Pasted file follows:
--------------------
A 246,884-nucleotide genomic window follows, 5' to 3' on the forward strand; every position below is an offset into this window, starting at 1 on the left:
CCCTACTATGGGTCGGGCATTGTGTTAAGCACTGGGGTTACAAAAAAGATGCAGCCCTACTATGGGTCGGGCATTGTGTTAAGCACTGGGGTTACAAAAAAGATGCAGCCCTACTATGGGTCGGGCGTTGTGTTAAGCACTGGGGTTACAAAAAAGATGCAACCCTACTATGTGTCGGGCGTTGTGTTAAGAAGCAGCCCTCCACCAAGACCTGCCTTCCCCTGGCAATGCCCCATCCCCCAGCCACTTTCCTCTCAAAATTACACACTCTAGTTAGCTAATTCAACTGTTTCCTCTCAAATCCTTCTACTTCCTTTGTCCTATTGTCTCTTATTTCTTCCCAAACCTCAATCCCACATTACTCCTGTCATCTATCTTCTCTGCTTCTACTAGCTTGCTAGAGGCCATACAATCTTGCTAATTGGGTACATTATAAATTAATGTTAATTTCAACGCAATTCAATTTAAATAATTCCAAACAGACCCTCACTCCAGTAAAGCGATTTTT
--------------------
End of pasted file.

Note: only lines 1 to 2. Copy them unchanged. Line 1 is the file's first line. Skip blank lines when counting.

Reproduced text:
A 246,884-nucleotide genomic window follows, 5' to 3' on the forward strand; every position below is an offset into this window, starting at 1 on the left:
CCCTACTATGGGTCGGGCATTGTGTTAAGCACTGGGGTTACAAAAAAGATGCAGCCCTACTATGGGTCGGGCATTGTGTTAAGCACTGGGGTTACAAAAAAGATGCAGCCCTACTATGGGTCGGGCGTTGTGTTAAGCACTGGGGTTACAAAAAAGATGCAACCCTACTATGTGTCGGGCGTTGTGTTAAGAAGCAGCCCTCCACCAAGACCTGCCTTCCCCTGGCAATGCCCCATCCCCCAGCCACTTTCCTCTCAAAATTACACACTCTAGTTAGCTAATTCAACTGTTTCCTCTCAAATCCTTCTACTTCCTTTGTCCTATTGTCTCTTATTTCTTCCCAAACCTCAATCCCACATTACTCCTGTCATCTATCTTCTCTGCTTCTACTAGCTTGCTAGAGGCCATACAATCTTGCTAATTGGGTACATTATAAATTAATGTTAATTTCAACGCAATTCAATTTAAATAATTCCAAACAGACCCTCACTCCAGTAAAGCGATTTTT